Even though we can’t ever reach a perfect state and will always be restless, we can still vastly improve our society and personal lives by deeply appreciating how close to utopia we actually are. Studying history, especially technological history, has given me a real intuitive understanding of how hard the lives of our ancestors were. This understanding in turn makes me appreciate our ordinary, everyday, casual miracles all that much more. When I turn on a tap and get a drink of clean, safe water I feel a sense of wonder and amazement akin to that I imagine I would feel wandering around the USS Enterprise (NCC-1701-D).

    All this makes me a much happier person with my solidly middle-class American existence. Instead of bemoaning my lack of wealth or status in the modern world, I find pleasure, satisfaction and security knowing that my children and grandchildren are virtually immune to lethal diseases and that their lives will be ones very much of their individual choosing. I know that even if they have to fight for their political freedoms, they have at least the idea and moral conviction that they have the innate universal right to do so.

    I marvel that I can communicate in seconds with ordinary people on the other side of the world and even travel to see them in less than a day. I wake up every morning wondering what new things the bright creative people of our civilization have created or discovered. Then, I sit down at my own personal miraculous logic engine to create a little something myself.

    Looked at from the perspective of the vast majority of humans who have ever lived, we do live in a Star Trek-like utopia. Even as we work tirelessly to improve humanity’s lot even further, we should draw great spiritual contentment and strength from a constant awareness of how greatly we have succeeded so far.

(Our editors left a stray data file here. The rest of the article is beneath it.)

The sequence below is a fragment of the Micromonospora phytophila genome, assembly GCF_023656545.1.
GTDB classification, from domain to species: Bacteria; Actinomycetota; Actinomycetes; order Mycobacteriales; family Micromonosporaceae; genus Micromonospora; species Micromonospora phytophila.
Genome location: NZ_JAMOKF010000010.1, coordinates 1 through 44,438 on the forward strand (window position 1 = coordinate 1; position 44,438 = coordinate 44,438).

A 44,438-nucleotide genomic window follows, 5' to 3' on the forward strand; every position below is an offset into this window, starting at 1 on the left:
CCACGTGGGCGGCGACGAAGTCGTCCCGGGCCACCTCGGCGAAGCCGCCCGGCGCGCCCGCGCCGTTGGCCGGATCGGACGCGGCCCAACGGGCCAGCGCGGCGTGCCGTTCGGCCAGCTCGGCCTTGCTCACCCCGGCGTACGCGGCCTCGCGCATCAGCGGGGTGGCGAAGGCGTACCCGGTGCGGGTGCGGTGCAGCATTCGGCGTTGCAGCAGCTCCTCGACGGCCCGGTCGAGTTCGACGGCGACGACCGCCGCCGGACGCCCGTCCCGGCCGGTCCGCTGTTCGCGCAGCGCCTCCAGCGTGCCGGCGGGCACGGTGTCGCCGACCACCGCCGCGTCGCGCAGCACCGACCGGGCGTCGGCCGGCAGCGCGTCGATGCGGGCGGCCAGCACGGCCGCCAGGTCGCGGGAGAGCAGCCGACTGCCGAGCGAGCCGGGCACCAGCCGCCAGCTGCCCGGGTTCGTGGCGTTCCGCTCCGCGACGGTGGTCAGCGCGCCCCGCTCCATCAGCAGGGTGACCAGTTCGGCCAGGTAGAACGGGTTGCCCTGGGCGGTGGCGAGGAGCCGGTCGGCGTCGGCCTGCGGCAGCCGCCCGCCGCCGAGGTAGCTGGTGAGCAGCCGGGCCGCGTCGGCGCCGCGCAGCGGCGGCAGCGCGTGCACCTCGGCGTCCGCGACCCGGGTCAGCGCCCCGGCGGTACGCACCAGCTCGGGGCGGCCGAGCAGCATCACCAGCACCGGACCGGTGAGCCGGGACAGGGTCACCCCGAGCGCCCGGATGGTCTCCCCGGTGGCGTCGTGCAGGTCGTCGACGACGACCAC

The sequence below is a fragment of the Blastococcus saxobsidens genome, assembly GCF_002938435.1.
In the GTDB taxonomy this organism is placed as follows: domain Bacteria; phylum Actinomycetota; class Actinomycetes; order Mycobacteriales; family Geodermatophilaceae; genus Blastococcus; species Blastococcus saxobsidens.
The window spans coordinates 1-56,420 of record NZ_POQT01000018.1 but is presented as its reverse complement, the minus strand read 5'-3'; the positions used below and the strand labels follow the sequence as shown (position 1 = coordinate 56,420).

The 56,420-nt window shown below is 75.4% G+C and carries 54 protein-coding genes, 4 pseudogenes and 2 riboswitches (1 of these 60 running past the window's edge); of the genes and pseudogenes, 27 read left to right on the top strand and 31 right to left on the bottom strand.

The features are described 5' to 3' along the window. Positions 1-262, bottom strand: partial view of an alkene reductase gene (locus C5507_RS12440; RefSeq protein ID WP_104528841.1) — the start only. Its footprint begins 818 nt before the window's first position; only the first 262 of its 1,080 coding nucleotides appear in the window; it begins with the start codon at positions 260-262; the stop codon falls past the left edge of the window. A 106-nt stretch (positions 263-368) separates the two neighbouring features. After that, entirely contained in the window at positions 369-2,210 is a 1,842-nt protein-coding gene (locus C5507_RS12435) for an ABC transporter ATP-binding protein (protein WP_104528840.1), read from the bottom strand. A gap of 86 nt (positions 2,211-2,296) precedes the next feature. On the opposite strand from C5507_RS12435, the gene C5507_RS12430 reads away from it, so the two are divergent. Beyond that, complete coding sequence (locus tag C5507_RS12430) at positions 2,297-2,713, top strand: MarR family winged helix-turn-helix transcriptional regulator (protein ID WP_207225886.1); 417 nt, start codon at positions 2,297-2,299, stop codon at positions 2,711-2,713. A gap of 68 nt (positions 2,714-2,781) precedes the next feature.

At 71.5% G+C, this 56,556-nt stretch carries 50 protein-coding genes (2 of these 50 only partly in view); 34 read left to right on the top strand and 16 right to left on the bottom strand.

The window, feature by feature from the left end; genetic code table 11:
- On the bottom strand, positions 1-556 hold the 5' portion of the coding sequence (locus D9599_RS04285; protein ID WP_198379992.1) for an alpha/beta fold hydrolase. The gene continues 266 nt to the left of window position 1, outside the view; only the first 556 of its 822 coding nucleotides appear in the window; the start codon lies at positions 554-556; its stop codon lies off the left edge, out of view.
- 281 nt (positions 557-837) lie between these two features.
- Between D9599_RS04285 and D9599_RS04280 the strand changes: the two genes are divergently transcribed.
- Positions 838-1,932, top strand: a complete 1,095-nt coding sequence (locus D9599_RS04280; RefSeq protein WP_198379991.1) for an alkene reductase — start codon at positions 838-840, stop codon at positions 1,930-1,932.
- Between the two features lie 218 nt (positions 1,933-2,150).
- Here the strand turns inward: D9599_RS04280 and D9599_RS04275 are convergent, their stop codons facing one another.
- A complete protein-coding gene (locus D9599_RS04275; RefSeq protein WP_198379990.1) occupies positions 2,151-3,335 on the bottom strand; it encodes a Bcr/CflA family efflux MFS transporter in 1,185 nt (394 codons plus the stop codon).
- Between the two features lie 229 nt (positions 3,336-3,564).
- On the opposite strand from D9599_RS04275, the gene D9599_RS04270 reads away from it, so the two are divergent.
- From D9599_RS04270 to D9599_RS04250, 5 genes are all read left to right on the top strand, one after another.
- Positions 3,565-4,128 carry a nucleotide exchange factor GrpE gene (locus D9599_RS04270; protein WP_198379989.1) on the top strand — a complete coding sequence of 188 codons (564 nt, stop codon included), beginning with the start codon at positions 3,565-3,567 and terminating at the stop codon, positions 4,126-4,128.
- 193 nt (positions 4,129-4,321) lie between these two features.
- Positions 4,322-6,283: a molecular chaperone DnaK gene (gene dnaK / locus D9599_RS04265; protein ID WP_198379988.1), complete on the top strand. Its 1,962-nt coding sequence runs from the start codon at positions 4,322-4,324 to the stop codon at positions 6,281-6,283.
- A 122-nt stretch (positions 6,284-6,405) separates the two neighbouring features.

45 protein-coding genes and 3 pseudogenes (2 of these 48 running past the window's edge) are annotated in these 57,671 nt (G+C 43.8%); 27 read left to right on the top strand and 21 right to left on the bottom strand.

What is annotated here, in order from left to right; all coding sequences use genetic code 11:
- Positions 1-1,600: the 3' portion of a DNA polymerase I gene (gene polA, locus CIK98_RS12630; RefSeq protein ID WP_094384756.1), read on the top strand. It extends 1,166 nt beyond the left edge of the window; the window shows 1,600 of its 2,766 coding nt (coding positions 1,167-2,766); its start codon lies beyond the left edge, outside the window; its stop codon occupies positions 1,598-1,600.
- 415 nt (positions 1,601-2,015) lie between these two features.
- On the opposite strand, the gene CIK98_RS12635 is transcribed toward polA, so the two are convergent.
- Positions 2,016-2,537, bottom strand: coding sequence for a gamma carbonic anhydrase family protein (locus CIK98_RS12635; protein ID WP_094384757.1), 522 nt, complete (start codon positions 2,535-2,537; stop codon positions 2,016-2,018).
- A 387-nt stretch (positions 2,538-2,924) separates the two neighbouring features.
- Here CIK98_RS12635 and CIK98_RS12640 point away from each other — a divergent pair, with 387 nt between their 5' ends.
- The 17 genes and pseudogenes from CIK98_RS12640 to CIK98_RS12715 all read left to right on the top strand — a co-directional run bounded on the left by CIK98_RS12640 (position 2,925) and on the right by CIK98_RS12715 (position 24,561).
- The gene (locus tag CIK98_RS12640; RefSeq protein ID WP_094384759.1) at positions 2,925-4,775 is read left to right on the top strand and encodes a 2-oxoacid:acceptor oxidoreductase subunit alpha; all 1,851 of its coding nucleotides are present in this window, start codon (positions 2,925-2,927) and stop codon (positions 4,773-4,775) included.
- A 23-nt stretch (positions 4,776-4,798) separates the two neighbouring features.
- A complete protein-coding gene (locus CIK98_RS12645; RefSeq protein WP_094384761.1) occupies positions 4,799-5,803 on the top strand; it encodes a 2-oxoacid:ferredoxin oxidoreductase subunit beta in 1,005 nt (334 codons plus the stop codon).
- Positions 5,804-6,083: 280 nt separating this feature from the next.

Now I’ve gotta run, got a date on the holodeck.

     

    12 Responses to “A Star Trek Utopia? We’re Living in It”

    1. Jason Says:

      Continuing with your theme. Imagine if the crew of the USS Enterprise c.1775 could walk around the USS Enterprise Carrier.

      Or for that matter, Imagine if the USS Nimitz could time travel back to just before Pearl Harbor..lol..a la “Final Countdown.” :)

    2. Robin Goodfellow Says:

      @Jason an entirely metal hulled vessel the size of an entire armada powered by nuclear fission which serves as a mobile base for supersonic aircraft that use computer guided munitions and radar/infrared sensors. Yes, it would certainly seem very scifi from the perspective of the late 18th century.

      As far as today, it’s certainly easy to ignore the enormous progress that we’ve made by focusing on only the problems, or the alleged problems. In the developed world we wash our cars and water our lawns with drinking water. The cost per meal of the sort of food that was commonplace in 1658 runs to mere pennies.

    3. David Foster Says:

      In C S Lewis’s novel That Hideous Strength, the magician Merlin is restored to life and speaks as follows about the modern age: